crown glass


From The Collaborative International Dictionary of English v.0.48:

Glass \Glass\ (gl[.a]s), n. [OE. glas, gles, AS. gl[ae]s; akin
   to D., G., Dan., & Sw. glas, Icel. glas, gler, Dan. glar; cf.
   AS. gl[ae]r amber, L. glaesum. Cf. Glare, n., Glaze, v.
   t.]
   [1913 Webster]
   1. A hard, brittle, translucent, and commonly transparent
      substance, white or colored, having a conchoidal fracture,
      and made by fusing together sand or silica with lime,
      potash, soda, or lead oxide. It is used for window panes
      and mirrors, for articles of table and culinary use, for
      lenses, and various articles of ornament.
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   Note: Glass is variously colored by the metallic oxides;
         thus, manganese colors it violet; copper (cuprous),
         red, or (cupric) green; cobalt, blue; uranium,
         yellowish green or canary yellow; iron, green or brown;
         gold, purple or red; tin, opaque white; chromium,
         emerald green; antimony, yellow.
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   2. (Chem.) Any substance having a peculiar glassy appearance,
      and a conchoidal fracture, and usually produced by fusion.
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   3. Anything made of glass. Especially:
      (a) A looking-glass; a mirror.
      (b) A vessel filled with running sand for measuring time;
          an hourglass; and hence, the time in which such a
          vessel is exhausted of its sand.
          [1913 Webster]

                She would not live
                The running of one glass.         --Shak.
      (c) A drinking vessel; a tumbler; a goblet; hence, the
          contents of such a vessel; especially; spirituous
          liquors; as, he took a glass at dinner.
      (d) An optical glass; a lens; a spyglass; -- in the
          plural, spectacles; as, a pair of glasses; he wears
          glasses.
      (e) A weatherglass; a barometer.
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   Note: Glass is much used adjectively or in combination; as,
         glass maker, or glassmaker; glass making or
         glassmaking; glass blower or glassblower, etc.
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   Bohemian glass, Cut glass, etc. See under Bohemian,
      Cut, etc.

   Crown glass, a variety of glass, used for making the finest
      plate or window glass, and consisting essentially of
      silicate of soda or potash and lime, with no admixture of
      lead; the convex half of an achromatic lens is composed of
      crown glass; -- so called from a crownlike shape given it
      in the process of blowing.

   Crystal glass, or Flint glass. See Flint glass, in the
      Vocabulary.

   Cylinder glass, sheet glass made by blowing the glass in
      the form of a cylinder which is then split longitudinally,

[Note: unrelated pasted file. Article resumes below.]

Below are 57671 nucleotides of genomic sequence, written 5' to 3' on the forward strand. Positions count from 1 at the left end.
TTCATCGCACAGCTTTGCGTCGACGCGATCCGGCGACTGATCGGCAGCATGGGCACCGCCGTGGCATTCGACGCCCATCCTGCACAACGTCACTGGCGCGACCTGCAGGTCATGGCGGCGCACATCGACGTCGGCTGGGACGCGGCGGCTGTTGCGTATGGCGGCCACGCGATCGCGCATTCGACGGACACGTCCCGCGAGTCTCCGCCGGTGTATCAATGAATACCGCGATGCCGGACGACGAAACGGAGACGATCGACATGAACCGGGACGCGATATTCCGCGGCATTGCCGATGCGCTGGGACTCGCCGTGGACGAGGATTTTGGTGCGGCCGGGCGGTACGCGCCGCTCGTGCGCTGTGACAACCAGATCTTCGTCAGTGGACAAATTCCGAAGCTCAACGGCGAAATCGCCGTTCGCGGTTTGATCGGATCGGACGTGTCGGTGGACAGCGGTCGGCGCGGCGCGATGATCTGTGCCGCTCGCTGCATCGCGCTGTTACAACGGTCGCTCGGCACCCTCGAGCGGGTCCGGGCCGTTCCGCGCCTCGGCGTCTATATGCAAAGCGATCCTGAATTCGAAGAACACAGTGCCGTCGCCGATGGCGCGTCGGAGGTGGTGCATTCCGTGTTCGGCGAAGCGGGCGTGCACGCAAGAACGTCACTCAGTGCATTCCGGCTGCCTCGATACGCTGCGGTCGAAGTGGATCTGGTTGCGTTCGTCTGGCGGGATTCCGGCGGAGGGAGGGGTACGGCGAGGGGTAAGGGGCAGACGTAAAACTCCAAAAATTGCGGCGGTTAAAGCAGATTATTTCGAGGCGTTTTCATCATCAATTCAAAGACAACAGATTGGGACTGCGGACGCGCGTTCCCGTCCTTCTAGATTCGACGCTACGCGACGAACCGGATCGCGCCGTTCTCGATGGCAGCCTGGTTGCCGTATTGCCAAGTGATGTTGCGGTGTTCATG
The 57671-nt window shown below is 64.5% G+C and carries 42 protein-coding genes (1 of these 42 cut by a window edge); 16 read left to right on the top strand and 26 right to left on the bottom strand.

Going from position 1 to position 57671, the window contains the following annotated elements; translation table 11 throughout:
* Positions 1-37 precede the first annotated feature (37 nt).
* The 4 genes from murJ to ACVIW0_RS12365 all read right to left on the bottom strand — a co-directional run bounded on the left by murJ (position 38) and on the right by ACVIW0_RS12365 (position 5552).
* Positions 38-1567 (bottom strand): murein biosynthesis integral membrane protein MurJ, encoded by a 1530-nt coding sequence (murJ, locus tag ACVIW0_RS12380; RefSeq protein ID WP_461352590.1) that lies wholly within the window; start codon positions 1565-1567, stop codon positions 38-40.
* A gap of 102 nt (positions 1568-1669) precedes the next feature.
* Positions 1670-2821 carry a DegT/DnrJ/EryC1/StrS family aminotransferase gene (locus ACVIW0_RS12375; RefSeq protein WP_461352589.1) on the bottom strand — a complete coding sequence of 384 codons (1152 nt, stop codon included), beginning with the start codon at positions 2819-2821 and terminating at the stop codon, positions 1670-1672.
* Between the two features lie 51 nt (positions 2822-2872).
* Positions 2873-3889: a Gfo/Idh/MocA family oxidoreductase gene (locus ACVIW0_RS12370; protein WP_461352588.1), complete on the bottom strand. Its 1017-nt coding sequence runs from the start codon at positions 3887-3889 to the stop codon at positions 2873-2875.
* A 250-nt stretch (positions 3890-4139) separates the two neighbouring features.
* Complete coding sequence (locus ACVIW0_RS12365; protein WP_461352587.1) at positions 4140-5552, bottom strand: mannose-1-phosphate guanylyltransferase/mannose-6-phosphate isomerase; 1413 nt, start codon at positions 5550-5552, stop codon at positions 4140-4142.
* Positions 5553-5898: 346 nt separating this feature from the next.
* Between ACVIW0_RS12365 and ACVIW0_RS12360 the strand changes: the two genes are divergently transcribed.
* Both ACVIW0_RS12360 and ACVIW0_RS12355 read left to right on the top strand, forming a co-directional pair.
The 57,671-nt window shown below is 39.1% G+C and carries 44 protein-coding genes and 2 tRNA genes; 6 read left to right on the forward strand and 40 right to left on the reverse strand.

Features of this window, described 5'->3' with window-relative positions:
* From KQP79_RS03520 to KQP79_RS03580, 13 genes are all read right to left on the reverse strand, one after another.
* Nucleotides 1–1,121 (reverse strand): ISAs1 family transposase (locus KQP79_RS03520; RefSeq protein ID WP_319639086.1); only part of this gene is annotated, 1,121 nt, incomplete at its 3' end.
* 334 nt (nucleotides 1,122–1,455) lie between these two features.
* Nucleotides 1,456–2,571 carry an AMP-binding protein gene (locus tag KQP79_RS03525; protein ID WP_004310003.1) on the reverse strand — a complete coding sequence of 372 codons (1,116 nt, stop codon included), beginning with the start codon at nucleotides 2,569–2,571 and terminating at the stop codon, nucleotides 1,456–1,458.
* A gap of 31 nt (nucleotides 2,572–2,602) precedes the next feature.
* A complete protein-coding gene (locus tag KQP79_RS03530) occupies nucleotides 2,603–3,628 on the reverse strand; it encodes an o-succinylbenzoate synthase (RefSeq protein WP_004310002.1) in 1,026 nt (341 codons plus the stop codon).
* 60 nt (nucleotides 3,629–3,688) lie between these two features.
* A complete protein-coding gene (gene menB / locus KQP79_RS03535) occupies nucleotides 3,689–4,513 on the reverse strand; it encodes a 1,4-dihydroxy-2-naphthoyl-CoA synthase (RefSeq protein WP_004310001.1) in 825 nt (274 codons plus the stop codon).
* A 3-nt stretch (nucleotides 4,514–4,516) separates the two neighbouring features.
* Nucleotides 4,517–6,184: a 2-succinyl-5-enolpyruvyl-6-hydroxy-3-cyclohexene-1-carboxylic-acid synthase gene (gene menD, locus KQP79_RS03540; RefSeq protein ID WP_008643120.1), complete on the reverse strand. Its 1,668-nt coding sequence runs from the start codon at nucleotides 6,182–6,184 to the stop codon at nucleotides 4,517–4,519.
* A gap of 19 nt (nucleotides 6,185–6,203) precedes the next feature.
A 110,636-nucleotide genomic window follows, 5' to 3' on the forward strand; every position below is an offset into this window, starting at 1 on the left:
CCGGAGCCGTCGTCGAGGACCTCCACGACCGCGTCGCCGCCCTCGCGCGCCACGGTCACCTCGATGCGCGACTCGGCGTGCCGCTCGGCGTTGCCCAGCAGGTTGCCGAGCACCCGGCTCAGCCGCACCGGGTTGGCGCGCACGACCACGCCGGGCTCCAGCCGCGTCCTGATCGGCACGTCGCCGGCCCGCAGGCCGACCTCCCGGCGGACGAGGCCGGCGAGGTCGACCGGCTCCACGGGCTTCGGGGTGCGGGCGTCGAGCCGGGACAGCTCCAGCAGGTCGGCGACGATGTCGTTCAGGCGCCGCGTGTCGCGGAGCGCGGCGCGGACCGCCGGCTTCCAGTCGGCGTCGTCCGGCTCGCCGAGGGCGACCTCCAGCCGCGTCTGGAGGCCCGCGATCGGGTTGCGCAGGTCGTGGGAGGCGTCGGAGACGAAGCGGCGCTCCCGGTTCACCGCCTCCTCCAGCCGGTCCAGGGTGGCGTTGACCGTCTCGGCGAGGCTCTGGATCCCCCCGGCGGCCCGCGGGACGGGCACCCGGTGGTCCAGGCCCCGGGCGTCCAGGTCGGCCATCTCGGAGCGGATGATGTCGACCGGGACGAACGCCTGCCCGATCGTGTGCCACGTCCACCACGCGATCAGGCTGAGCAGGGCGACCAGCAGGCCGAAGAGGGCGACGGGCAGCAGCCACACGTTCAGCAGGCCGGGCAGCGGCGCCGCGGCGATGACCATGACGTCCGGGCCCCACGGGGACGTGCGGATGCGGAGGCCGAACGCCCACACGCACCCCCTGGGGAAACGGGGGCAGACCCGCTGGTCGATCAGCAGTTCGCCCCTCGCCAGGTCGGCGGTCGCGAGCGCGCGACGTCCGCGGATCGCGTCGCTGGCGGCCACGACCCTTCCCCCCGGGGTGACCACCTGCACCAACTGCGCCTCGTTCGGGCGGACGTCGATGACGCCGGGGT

opened out, and flattened.

   Glass of antimony, a vitreous oxide of antimony mixed with
      sulphide.

   Glass cloth, a woven fabric formed of glass fibers.

   Glass coach, a coach superior to a hackney-coach, hired for
      the day, or any short period, as a private carriage; -- so
      called because originally private carriages alone had
      glass windows. [Eng.] --Smart.
      [1913 Webster]

            Glass coaches are [allowed in English parks from
            which ordinary hacks are excluded], meaning by this
            term, which is never used in America, hired
            carriages that do not go on stands.   --J. F.
                                                  Cooper.

   Glass cutter.
      (a) One who cuts sheets of glass into sizes for window
          panes, ets.
      (b) One who shapes the surface of glass by grinding and
          polishing.
      (c) A tool, usually with a diamond at the point, for
          cutting glass.

   Glass cutting.
      (a) The act or process of dividing glass, as sheets of
          glass into panes with a diamond.
      (b) The act or process of shaping the surface of glass by
          appylying it to revolving wheels, upon which sand,
          emery, and, afterwards, polishing powder, are applied;
          especially of glass which is shaped into facets, tooth
          ornaments, and the like. Glass having ornamental
          scrolls, etc., cut upon it, is said to be engraved.

   Glass metal, the fused material for making glass.

   Glass painting, the art or process of producing decorative
      effects in glass by painting it with enamel colors and
      combining the pieces together with slender sash bars of
      lead or other metal. In common parlance, glass painting
      and glass staining (see Glass staining, below) are used
      indifferently for all colored decorative work in windows,